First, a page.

• DO refrain from long-winded sentences A resume is a crisp rundown of your qualifications, not an essay. Use phrases instead of sentences. For example, instead of writing “I followed design standards in order to provide my clients with alterations,” just write “Implemented alterations for clients based on design standards.” Notice that you don’t need first-person pronouns such as “I” or “my,” and that more action-based verbs such as “implemented” make you seem more active than using verbs like “followed.”
  • DON’T make your resume over-long Aim to keep your resume within a couple of pages. Describe work achievements and strengths in brief bullet points and phrases, and avoid details that don’t relate to the job you’re applying to. Your ability to use office inventory software might be a useful skill, but you don’t need to list it in your resume if your next job doesn’t require it.
  • DON’T miss out on quantifying your accomplishments Use numbers and stats when you can to give more detail and color to your work achievements. “Managed schedules, deliverables and client contacts for 15 projects with $600,000 budget” gives a better idea of your capabilities than just stating “Managed schedule, deliverables and client contacts.”
  • DON’T forget to review your resume before sending it in An architectural project needs to be error-free, and so does your resume. Always proofread for grammatical, spelling and punctuation errors, and make sure your content tallies with the specific job you’re applying for. Our Resume Builder offers tools that can help pinpoint easy-to-miss mistakes.

Landscape architect resume FAQ

1.What are some skills to include in a landscape architect’s resume?

Consider mentioning the following combination of technical and soft skills in your resume:

Technical skills:Soft skills:
Site analysisAdaptability
Commercial architectureTime management
Bidding processesCustomer service
Contract administrationCommunication and presentation skills
Project managementDetail-oriented
Blueprint interpretationCreativity
Freehand sketchingCollaborative
Knowledge of ecology, biology, land use planning, environmental engineering and related topicsProblem-solving
GISCritical approach
Report compilationResourceful
Cost estimatesClient management
Construction documentation
Technical skills:
Site analysis
Commercial architecture
Bidding processes
Contract administration
Project management
Blueprint interpretation
Freehand sketching
Knowledge of ecology, biology, land use planning, environmental engineering and related topics
Report compilation
Cost estimates
Construction documentation
Soft skills:
Time management
Customer service
Communication and presentation skills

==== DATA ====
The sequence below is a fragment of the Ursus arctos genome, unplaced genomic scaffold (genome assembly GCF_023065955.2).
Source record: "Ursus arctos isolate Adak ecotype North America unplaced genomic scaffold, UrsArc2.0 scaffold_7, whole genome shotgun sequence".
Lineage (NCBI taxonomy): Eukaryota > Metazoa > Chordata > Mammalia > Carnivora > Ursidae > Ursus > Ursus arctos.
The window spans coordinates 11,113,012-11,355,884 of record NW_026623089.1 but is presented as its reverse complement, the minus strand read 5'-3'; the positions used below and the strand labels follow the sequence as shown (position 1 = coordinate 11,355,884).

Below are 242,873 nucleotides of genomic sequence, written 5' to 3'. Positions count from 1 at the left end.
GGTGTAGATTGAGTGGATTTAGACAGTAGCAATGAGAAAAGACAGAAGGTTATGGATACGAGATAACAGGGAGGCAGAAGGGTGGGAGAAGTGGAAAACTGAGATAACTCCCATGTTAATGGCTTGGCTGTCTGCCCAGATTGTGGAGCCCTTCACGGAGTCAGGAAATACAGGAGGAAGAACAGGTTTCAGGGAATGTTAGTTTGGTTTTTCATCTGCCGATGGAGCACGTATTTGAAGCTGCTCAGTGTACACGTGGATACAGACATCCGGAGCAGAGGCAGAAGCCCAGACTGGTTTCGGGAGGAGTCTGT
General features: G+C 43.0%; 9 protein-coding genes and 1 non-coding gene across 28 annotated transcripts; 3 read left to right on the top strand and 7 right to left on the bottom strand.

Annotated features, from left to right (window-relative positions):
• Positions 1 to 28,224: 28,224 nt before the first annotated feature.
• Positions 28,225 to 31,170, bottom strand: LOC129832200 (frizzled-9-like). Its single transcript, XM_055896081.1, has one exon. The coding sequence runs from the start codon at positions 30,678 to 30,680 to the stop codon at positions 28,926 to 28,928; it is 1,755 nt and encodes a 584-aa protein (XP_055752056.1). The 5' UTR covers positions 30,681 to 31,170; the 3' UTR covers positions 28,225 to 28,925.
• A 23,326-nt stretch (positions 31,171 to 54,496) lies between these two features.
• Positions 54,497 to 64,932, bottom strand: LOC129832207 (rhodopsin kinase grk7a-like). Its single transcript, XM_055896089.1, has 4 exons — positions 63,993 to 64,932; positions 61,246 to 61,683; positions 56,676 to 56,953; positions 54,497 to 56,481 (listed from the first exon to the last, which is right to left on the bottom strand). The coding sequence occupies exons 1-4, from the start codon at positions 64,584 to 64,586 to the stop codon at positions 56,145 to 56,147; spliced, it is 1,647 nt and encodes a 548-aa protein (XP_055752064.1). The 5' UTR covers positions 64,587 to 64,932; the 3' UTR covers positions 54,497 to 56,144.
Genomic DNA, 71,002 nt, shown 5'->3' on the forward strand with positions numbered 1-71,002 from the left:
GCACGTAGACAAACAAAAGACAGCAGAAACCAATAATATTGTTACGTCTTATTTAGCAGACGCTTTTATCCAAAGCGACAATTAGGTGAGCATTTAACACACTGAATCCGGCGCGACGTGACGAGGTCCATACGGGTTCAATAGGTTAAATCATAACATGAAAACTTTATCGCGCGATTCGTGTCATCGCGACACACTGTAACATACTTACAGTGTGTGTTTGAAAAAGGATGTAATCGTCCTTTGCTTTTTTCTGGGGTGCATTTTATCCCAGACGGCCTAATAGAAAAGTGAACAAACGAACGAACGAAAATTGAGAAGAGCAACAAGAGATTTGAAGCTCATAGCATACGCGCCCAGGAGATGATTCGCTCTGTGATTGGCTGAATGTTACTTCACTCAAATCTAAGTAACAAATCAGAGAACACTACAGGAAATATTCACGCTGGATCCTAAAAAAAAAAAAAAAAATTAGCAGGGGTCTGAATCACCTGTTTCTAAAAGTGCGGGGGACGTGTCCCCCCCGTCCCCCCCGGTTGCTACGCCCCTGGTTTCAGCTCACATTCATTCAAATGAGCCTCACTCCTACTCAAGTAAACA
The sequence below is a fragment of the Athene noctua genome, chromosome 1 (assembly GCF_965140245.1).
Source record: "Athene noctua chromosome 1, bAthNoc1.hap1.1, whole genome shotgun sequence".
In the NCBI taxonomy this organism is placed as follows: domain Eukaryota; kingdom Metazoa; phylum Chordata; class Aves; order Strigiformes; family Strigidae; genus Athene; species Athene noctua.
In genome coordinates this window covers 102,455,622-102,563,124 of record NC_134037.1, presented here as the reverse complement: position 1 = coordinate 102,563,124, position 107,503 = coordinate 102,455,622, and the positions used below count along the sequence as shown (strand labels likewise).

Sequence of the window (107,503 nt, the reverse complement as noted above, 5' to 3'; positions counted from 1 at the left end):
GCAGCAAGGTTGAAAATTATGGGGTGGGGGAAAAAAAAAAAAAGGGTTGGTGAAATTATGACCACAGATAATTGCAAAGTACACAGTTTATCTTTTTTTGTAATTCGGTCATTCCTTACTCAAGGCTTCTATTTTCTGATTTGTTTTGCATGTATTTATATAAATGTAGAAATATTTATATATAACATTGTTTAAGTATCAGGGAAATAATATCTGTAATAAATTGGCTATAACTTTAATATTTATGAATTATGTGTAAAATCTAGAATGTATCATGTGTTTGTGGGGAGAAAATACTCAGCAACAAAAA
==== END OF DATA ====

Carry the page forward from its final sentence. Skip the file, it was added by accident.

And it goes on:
Critical approach
Client management

2. What is the ideal resume format for a landscape architect’s resume?

If you have plentiful experience as a landscape architect, use a chronological resume which features the work experience section. This format showcases how you’ve risen in your career through your previous jobs. If you’re aiming for a mid-level job, or have a few years of experience, consider the combination resume format, which features substantial work history and skills sections. If you’re a first-time job seeker, go with a functional resume format, which focuses primary on key skills you already have. For more insights on each format, visit our resume formats page.

3. What is the right way to include keywords in a resume?

Since many organizations use applicant tracking systems (ATS) to scan and filter resumes based on keywords, it’s critical to have the right keywords in your resume. To get keywords, analyze the job posting to pick out words and phrases that spell out the job’s requirements and tasks (e.g., SITES certification, or principles and practices of park administration, and park planning). Make sure you address these keywords in your professional summary, skills and work history sections. For example, the keyword “park administration” can be used to describe a work achievement, such as “Managed park administration and planning for city serving 65,000 residents.” This article on keywords walks through this process in more detail.

4. What are additional certifications that can be added to our resume?

To show that you’ve put in the work to meet industry-specific standards, mention training and certifications such as “CLARB Certified Landscape Architect” or “LAAC Accredited Degree in Landscape Architecture” to quicken the process of obtaining a license and attain a competitive edge over other applicants.

5. What should you avoid including in your resume?

  • Objective statements: While resume objectives tell employers what you seek to gain as an employee, you’re better off with a summary statement that tells employers how you can help an organization achieve its goals.
  • Buzzwords: Words such as “go-getter” or “outside the box.” These words are generic terms that don’t provide any insight on your skills. Unless they’re specifically mentioned in the job description, avoid using them in your resume.
  • References: You don’t need to even write “references available upon request” on your resume. Unless you’re specifically asked to do so, listing references on your resume is no longer standard practice.